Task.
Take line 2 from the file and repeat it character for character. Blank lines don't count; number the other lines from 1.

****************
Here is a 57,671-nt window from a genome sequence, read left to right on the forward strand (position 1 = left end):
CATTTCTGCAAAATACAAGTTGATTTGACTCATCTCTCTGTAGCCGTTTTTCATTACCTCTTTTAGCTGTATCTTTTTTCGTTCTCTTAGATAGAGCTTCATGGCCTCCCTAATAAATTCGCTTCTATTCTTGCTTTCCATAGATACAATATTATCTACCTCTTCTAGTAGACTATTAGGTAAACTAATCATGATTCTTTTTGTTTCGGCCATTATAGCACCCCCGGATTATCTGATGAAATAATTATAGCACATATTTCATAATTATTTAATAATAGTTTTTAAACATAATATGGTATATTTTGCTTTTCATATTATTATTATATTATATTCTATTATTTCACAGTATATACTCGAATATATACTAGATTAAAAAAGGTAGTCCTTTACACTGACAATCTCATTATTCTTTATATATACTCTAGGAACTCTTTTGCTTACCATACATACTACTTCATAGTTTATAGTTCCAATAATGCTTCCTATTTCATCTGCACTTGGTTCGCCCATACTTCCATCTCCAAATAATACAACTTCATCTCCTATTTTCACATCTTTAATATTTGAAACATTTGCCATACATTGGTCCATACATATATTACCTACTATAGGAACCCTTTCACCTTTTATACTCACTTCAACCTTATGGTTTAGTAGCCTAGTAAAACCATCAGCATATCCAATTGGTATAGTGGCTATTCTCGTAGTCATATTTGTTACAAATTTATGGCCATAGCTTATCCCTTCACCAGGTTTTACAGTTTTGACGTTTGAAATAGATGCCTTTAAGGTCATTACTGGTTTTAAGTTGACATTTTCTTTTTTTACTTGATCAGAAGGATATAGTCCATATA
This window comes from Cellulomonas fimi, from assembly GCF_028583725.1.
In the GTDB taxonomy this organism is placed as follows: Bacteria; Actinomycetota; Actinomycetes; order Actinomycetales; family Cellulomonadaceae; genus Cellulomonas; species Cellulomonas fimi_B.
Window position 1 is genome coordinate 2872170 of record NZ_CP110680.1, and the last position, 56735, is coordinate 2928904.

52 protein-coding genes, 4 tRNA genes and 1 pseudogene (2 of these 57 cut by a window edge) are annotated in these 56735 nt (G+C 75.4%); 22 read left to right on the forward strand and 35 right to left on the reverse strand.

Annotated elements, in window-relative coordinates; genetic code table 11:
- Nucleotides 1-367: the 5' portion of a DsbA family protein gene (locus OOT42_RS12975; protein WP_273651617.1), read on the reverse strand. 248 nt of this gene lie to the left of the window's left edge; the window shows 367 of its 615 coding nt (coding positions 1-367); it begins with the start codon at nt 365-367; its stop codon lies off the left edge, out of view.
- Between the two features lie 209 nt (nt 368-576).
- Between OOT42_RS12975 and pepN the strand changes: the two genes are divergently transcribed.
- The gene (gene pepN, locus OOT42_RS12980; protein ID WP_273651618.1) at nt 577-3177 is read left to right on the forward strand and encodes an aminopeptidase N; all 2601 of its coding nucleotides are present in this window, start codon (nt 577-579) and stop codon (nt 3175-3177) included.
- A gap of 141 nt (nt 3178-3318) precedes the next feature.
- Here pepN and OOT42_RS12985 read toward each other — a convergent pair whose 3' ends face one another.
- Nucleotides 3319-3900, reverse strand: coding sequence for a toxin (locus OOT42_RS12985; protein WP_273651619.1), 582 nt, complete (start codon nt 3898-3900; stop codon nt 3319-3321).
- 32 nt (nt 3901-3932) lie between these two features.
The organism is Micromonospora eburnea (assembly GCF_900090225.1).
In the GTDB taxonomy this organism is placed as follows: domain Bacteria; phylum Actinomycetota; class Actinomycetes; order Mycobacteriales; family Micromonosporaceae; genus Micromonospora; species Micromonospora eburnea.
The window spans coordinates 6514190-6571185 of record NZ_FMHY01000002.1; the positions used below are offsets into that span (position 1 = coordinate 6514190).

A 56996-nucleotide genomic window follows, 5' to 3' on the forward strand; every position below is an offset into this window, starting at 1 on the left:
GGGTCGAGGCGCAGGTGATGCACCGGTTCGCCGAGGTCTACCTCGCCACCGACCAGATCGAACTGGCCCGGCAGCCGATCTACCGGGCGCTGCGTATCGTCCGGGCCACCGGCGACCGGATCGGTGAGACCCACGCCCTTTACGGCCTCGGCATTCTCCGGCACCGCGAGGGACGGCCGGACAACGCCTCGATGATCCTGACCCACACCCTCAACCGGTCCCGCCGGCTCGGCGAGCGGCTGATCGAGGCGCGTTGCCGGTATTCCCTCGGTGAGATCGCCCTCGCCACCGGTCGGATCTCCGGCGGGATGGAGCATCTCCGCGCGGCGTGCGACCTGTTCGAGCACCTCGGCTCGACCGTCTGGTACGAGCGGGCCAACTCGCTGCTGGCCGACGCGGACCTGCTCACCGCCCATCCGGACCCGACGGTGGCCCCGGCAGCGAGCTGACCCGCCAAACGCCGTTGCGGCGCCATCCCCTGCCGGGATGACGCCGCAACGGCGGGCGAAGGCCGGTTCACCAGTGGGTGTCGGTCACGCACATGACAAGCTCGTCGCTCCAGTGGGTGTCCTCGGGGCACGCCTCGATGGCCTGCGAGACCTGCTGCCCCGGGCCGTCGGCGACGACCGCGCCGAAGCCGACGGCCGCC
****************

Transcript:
CATTTCTGCAAAATACAAGTTGATTTGACTCATCTCTCTGTAGCCGTTTTTCATTACCTCTTTTAGCTGTATCTTTTTTCGTTCTCTTAGATAGAGCTTCATGGCCTCCCTAATAAATTCGCTTCTATTCTTGCTTTCCATAGATACAATATTATCTACCTCTTCTAGTAGACTATTAGGTAAACTAATCATGATTCTTTTTGTTTCGGCCATTATAGCACCCCCGGATTATCTGATGAAATAATTATAGCACATATTTCATAATTATTTAATAATAGTTTTTAAACATAATATGGTATATTTTGCTTTTCATATTATTATTATATTATATTCTATTATTTCACAGTATATACTCGAATATATACTAGATTAAAAAAGGTAGTCCTTTACACTGACAATCTCATTATTCTTTATATATACTCTAGGAACTCTTTTGCTTACCATACATACTACTTCATAGTTTATAGTTCCAATAATGCTTCCTATTTCATCTGCACTTGGTTCGCCCATACTTCCATCTCCAAATAATACAACTTCATCTCCTATTTTCACATCTTTAATATTTGAAACATTTGCCATACATTGGTCCATACATATATTACCTACTATAGGAACCCTTTCACCTTTTATACTCACTTCAACCTTATGGTTTAGTAGCCTAGTAAAACCATCAGCATATCCAATTGGTATAGTGGCTATTCTCGTAGTCATATTTGTTACAAATTTATGGCCATAGCTTATCCCTTCACCAGGTTTTACAGTTTTGACGTTTGAAATAGATGCCTTTAAGGTCATTACTGGTTTTAAGTTGACATTTTCTTTTTTTACTTGATCAGAAGGATATAGTCCATATA